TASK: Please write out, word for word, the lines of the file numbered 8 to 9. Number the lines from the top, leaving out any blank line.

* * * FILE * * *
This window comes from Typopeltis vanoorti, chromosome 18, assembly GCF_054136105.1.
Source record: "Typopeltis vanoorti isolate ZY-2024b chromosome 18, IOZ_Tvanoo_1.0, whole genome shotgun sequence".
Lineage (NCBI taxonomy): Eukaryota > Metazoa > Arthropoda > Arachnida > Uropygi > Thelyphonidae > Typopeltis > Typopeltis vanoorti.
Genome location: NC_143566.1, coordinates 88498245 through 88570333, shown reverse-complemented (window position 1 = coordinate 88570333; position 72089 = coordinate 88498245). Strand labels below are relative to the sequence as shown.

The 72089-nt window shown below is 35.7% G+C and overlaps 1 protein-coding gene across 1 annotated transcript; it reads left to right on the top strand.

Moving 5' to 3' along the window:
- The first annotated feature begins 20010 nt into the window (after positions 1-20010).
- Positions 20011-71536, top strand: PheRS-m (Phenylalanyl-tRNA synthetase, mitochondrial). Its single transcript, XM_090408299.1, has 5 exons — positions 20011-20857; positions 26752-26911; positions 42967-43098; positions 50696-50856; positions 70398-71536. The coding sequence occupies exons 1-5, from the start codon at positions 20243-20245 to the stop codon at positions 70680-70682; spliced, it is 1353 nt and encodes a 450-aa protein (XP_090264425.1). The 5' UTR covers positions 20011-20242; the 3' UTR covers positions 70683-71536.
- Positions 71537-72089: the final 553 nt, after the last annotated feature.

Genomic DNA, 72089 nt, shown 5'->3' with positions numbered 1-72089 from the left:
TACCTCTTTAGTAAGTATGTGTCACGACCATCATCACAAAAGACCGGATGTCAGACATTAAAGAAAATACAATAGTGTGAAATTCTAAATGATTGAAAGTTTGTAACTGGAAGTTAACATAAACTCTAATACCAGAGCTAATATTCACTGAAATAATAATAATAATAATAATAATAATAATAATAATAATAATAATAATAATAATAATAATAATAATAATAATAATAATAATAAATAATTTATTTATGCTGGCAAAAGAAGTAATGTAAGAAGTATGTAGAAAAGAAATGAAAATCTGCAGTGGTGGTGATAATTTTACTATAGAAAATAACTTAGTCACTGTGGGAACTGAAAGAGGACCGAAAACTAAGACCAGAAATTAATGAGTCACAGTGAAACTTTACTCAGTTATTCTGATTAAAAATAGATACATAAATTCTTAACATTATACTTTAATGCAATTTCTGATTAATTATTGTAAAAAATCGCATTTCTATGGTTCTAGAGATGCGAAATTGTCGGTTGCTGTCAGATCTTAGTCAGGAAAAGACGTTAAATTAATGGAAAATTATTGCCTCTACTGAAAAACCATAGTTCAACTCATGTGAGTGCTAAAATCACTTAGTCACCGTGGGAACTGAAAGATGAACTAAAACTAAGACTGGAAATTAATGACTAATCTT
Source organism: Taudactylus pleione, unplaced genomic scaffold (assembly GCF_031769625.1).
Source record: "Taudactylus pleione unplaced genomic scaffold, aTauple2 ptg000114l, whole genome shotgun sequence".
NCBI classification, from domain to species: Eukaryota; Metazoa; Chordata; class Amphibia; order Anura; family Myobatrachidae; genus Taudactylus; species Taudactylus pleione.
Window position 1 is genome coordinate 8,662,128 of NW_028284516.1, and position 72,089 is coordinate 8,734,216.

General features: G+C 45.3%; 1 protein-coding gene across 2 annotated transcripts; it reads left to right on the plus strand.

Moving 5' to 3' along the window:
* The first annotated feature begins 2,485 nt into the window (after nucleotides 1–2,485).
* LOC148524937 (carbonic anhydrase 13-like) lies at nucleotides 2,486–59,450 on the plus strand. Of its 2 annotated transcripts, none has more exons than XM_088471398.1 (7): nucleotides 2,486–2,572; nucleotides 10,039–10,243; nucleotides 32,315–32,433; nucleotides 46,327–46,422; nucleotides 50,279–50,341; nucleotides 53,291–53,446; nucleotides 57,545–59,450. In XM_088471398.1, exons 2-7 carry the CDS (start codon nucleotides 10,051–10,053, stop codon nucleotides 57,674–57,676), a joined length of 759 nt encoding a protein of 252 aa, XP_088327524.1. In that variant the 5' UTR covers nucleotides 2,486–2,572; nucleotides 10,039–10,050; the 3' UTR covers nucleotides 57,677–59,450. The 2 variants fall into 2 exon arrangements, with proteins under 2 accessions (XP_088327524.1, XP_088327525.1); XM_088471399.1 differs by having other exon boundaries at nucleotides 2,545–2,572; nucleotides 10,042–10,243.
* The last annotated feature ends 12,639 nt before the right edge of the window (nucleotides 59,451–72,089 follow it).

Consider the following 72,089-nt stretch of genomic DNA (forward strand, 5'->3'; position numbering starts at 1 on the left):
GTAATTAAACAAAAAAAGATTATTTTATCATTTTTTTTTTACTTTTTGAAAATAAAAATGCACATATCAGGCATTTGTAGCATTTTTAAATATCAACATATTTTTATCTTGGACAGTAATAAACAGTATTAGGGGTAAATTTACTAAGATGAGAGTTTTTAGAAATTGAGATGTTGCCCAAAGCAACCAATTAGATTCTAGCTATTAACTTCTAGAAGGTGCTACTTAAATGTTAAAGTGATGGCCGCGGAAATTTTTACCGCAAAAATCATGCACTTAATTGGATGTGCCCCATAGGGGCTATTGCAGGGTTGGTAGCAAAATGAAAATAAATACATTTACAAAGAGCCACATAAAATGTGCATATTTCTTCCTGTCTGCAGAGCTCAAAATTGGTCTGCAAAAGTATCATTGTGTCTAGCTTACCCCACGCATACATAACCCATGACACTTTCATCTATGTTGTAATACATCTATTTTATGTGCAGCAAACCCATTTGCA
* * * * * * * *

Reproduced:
- Positions 20011-71536, top strand: PheRS-m (Phenylalanyl-tRNA synthetase, mitochondrial). Its single transcript, XM_090408299.1, has 5 exons — positions 20011-20857; positions 26752-26911; positions 42967-43098; positions 50696-50856; positions 70398-71536. The coding sequence occupies exons 1-5, from the start codon at positions 20243-20245 to the stop codon at positions 70680-70682; spliced, it is 1353 nt and encodes a 450-aa protein (XP_090264425.1). The 5' UTR covers positions 20011-20242; the 3' UTR covers positions 70683-71536.
- Positions 71537-72089: the final 553 nt, after the last annotated feature.